First make two stock solutions as follows:

No. 1. A saturated solution of oxalate of potash (a pint or quart) and test with blue litmus paper. If it does not show an acid reaction dissolve a little oxalic acid in water and add enough to the solution to cause the blue test paper to turn red.

This solution should be filtered for use.

No. 2. Make a saturated solution of pure sulphate of iron, and to one quart add three or five drops of sulphuric acid, to prevent oxidation, and filter.

Now, to develop a 5x8 plate, take three ounces of No. 1 and to this add one quarter of a dram of bromide of potassium solution (which is water one ounce, bromide of potassium twelve grains), then add half an ounce of No. 2; this forms the developer.

Then transfer the plate to a developing disk, and pour over it the developer. If the picture comes out gradually and develops sufficiently, it is good so far, but if from under-exposure the details hang back and refuse to develop further, then add two drams, or half an ounce, more of No. 2, which will bring out the picture with full details, unless greatly under-exposed.

Never exceed one ounce of No. 2 (iron) to three ounces of No. 1 (potash), for if you do you will form a sandy deposit and discontinue the action of the developer.

Always develop until the picture seems sunken into the surface. Do not judge by looking through the negative only. Wash and fix in hypo, 1 ounce; water, 8 to 10 ounces. After fixing, wash well.

For pictures taken instantaneously, use no bromide in the developer.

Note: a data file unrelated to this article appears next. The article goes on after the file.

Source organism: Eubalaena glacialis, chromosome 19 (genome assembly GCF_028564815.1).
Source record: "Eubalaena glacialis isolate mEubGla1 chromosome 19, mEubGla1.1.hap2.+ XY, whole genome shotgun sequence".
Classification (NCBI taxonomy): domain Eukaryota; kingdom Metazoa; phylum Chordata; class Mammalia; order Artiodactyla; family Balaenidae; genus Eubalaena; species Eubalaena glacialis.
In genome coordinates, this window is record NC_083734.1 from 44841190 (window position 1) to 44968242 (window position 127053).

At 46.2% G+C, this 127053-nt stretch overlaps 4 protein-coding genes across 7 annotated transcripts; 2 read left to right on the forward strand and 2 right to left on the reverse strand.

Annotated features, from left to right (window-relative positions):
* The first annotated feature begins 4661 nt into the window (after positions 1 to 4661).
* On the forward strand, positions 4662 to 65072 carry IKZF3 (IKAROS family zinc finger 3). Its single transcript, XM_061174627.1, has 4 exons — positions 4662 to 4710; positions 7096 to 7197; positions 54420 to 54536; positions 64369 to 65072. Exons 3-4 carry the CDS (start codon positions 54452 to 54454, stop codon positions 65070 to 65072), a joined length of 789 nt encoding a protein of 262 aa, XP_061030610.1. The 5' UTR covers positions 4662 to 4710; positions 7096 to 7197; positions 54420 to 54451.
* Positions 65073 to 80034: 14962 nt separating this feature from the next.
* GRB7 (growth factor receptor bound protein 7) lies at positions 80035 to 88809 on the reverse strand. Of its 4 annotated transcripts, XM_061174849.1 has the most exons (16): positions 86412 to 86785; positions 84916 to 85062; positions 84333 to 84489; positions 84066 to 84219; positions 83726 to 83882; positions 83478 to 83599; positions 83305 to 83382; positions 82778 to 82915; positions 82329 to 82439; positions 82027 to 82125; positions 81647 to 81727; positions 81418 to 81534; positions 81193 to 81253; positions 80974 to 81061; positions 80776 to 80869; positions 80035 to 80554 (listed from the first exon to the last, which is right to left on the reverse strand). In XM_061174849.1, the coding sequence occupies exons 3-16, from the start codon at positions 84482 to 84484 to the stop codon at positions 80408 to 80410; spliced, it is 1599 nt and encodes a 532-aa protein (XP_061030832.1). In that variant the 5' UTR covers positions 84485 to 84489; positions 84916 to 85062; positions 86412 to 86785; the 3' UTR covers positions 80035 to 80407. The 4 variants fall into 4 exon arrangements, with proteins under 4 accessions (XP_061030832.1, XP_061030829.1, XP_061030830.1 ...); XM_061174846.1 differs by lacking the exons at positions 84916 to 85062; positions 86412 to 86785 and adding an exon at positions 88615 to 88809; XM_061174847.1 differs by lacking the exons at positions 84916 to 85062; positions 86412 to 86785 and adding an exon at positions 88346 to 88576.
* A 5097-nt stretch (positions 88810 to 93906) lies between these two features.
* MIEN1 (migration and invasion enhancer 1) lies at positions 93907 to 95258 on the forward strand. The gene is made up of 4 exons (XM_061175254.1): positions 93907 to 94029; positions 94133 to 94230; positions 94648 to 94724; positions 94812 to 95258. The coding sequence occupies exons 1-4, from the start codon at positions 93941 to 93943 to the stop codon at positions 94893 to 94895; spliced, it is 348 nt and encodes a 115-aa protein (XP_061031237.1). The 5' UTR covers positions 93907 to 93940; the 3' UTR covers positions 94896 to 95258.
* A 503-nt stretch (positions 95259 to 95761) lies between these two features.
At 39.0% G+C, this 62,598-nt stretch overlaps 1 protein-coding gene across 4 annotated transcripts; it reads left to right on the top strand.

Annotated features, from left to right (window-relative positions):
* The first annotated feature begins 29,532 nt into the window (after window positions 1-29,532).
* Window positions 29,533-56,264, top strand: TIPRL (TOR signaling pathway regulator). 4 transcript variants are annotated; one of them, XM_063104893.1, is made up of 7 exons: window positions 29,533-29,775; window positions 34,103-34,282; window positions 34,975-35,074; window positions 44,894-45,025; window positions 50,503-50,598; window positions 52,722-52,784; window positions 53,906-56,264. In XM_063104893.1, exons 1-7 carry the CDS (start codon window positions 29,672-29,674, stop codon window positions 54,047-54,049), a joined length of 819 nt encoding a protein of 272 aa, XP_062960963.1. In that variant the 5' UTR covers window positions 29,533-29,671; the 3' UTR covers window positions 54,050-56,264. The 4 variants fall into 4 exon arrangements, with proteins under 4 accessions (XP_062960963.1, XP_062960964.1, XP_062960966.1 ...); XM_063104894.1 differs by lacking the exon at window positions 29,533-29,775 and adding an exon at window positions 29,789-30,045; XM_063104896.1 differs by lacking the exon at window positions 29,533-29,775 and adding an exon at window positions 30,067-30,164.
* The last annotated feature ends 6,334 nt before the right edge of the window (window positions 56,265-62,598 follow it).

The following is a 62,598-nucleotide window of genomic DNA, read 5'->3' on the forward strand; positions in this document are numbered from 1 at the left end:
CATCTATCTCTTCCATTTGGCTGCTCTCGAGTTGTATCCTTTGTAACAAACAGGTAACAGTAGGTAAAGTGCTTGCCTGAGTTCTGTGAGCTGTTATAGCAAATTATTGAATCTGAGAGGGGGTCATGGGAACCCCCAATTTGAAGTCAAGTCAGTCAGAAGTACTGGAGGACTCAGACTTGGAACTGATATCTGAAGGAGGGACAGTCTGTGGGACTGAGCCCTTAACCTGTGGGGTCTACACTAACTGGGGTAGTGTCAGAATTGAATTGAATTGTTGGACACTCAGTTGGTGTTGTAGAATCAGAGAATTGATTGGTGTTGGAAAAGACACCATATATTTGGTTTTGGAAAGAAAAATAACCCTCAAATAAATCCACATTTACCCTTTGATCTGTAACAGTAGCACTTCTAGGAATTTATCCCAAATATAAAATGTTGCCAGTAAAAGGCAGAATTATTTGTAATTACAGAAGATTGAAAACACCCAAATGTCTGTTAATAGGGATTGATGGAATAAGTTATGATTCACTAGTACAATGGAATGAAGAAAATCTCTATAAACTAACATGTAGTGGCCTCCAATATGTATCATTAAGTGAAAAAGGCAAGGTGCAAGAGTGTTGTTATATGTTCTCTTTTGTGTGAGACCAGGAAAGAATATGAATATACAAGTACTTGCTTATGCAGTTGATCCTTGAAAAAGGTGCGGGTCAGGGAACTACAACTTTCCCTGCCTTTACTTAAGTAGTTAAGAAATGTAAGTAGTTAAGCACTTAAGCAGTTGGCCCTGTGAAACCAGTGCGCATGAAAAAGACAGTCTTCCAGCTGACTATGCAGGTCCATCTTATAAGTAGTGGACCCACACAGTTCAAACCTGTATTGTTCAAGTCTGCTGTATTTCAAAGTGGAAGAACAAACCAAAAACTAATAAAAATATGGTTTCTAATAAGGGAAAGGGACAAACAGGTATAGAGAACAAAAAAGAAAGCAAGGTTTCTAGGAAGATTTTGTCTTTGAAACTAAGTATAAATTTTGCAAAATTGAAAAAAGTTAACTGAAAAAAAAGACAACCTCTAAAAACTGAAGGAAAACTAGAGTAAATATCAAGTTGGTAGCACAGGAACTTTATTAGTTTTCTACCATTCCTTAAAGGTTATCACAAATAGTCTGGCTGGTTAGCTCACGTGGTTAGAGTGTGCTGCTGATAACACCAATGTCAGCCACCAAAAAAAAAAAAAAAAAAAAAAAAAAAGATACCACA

Cooper's Soda Developer

"No. 1. Anthony's Sodium Sulphite Crystals..3/4 lb.

Distilled water.................. 2 qts.

Anthony's Pyrogallic Acid......... 2 ozs.

No. 2. Anthony's Sal Soda Crystals ......... ½ lb.

Water...........................2 qts.

To develop, take

No. 1.................................2 ozs.

No. 2................................2 "

Water................................2 "

For restraining over-exposure use the above quantity of developer, one-half to one dram of

Bromide potassium.....................1 oz.

Water.................................6 "

"It is always advisable to use two developing trays, and have the normal developer in one and the restrained developer in the other. Then, by changing the plate from one tray to the other, the character of the negative is under full control. Four to six plates can be developed in one lot of developer.

"This developer can be used for a number of plates, and gives fine negatives of good printing quality.

"After development, return your old developer to a stoppered bottle, and keep for commencing development.

"The reason for doing this is as follows:

"As a rule, I give a little more time than necessary to make a full-timed negative, and, by commencing with the old developer, give the high lights a start of the shadows, which I can readily soften afterwards by the use of a stronger developer at the finish, thus obtaining the sparkling high lights so much admired in the wet plate; and so seldom found in the average Dry Plate Pictures.

"This developer never becomes muddy, and may be used repeatedly with fine effect.

"Always place plates in a strong solution of alum after developing and rinsing, and before fixing. This gives brilliancy to the negative and prevents the possibility of softening.

"In the use of the above formula it is important that the best Chemicals be employed."

It is not necessary to make up the full amount of 2 oz. pyro at one time.

In the foregoing two formulae will be found all that is necessary for making good negatives by either process.

Every box of plates that is put up for sale carries with it the formula supposed to be best for that plate. There are other forms of development that produce good work. The following is one of them: